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Tuesday, 8 October, 2002, 17:12 GMT 18:12 UK
Marconi competitors also facing battle
Telecoms equipment supplier Marconi may be looking at a difficult financial future, but are its competitors faring any better?
Today's telecom companies are struggling to survive one of the biggest slumps in business history. Their telecom carrier-customers raced to build network capacity in the late 1990s only to end up with massive over-capacity.
BBC News Online looks at three of Marconi's main competitors who are also feeling the heat.
A rapidly diminishing staff and revenues in free fall are just some of Lucent Technologies' problems.
The troubled firm is still facing tough product decisions and has not seen a profit in over two years.
Strategic problems haven't been Lucent's only concern.
The firm has also had some trouble at the top. After months of searching for a new chief executive, Lucent finally hired old hand Patricia Russo in January 2002.
It marked the end of one of the messiest corporate succession sagas of recent years.
Lucent had begun the search for a new chief executive after Richard McGinn was sacked from the post in October 2000, a full five months before Russo left the group to became the number two at Kodak.
That meant dragging back a former chairman, Henry Schacht, who then found himself in the hot seat as Lucent tried and failed to agree a merger with Alcatel, and continued to struggle financially.
Ms Russo had previously spent 19 years at Lucent and its one-time parent, telecoms firm AT&T, and had been away from Lucent for only 9 months before she was brought back into the fold.
The appointment got mixed reactions from the City. Some analysts expressed concern that Lucent had hired a former executive, seeing it as a missed chance to bring in new management and ideas.
Others felt a "Lucent Life" would be able to hit the ground running.
Russo has turnaround experience, but has not managed to bring the company back into profitability.
Furthermore, the ailing telecommunications equipment supplier also suffered the humiliation in September of its shares closing below the one-dollar mark, endangering the company's listing on the New York Stock Exchange.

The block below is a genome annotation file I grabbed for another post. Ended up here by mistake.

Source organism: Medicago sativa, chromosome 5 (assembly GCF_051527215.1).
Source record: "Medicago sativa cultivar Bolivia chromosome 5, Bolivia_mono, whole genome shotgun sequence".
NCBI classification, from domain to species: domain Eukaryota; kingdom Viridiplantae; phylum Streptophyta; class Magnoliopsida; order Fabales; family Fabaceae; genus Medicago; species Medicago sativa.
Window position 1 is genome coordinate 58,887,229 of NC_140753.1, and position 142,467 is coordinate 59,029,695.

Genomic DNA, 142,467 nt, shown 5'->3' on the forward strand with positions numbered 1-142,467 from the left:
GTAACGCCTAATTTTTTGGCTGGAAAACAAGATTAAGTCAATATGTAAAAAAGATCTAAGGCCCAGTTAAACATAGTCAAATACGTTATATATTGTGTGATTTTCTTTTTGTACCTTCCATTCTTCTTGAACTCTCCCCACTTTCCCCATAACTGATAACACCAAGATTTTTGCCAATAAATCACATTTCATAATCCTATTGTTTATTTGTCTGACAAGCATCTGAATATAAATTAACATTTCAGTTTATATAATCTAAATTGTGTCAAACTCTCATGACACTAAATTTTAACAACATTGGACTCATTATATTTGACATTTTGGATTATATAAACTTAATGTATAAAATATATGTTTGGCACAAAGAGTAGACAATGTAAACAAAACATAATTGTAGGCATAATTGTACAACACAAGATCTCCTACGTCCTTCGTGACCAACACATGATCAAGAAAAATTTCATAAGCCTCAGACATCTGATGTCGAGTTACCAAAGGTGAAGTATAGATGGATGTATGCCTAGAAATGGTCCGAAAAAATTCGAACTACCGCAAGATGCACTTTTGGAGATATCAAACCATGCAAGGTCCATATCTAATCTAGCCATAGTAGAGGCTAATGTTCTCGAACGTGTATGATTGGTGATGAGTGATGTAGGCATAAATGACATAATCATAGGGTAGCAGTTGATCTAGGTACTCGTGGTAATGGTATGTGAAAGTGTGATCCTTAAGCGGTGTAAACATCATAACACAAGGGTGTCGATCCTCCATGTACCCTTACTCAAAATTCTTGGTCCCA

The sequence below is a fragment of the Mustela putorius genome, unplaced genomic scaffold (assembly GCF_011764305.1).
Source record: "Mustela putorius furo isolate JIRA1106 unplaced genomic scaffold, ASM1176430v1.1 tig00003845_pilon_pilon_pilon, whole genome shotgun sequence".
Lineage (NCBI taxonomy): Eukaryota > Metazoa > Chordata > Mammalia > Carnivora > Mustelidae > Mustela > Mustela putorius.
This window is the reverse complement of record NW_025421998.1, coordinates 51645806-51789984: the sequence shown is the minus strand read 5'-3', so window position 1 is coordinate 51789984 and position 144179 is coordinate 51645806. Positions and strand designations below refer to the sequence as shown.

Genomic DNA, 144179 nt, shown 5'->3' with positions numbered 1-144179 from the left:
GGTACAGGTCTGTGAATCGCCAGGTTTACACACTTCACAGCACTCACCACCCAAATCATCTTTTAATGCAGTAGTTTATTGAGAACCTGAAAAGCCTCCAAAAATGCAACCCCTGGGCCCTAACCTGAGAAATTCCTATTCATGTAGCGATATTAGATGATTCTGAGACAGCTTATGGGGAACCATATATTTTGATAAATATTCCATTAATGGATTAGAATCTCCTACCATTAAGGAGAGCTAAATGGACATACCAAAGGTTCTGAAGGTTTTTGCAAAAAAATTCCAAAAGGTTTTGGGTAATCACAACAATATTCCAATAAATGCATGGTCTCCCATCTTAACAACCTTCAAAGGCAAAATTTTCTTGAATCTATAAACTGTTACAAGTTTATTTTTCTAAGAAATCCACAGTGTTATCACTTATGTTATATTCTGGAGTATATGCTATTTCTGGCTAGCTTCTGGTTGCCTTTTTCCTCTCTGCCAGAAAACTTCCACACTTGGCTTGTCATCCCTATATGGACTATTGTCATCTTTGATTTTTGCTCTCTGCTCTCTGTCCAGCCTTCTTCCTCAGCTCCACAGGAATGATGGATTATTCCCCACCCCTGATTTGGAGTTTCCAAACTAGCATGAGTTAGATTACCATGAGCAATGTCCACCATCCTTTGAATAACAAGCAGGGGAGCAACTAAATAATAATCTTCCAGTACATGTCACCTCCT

Although Lucent is not in immediate danger of delisting from the NYSE - the stock must trade below one dollar for 30 trading days before the company is warned by the exchange - the stock has now been under a dollar every day for nearly two weeks.
Only last week French equipment maker Alcatel saw its credit rating downgraded by Standard & Poor's.
Restructuring and dire revenue warnings have been the order of the day for Alcatel as well as Lucent.
While Alcatel is under pressure, it has been provided a little breathing space from its lack of exposure to the smaller, alternative carriers which went on to collapse under huge debts.
Its sales were also less concentrated in the US, where the telecom problems hit hardest. But it has not escaped the job culls endemic in the sector.
And Alcatel's strategy has been under intense scrutiny and chief executive Serge Tchuruk under much pressure.
Last May's merger talks between Alcatel and its US rival Lucent were called off after intense negotiations failed to produce a deal.
Neither side disclosed why discussions had been terminated, although Lucent officials were believed to have stalled because they did not believe Alcatel were treating the deal as a merger of equals.
Alcatel has pushed hard to get into the China market. This summer the company finally launched Alcatel Shanghai Bell (ASB), a result of its strategy to grow its foothold in the world's fastest-growing telecoms market.
ASB wraps all Alcatel's 17 China companies into one big organisation, with the aim of challenging China's own fast-growing telecoms firms as well as to stave off old rivals Nortel and Lucent.
Will ASB bring some relief to Alcatel's fortunes? Its progress will be closely watched.
Nortel Networks former chief financial officer Frank A. Dunn has been leading the company since November 2001.
Suggestions that he did not have enough leadership brawn for the job seemed borne out by the fact that he had never run a business before, had not been involved with Nortel's customers in his previous role, and was no techie.
Analysts say Dunn has taken the right steps - he's slashed jobs and sold off some business areas.
But the firm is still suffering declining sales and last week Nortel were forced to prolong their 18 month restructuring process in an effort to increase efficiency.
The summer months saw the firm lowering its sale targets, shedding more staff and issuing a series of revenue warnings.
Concerns about Nortel's liquidity position were heightened as the company said it expected to enter discussions with its banks regarding its existing credit facilities.
There was concern the company might not be able to meet its credit covenants, but it insists it should break even by 2003.
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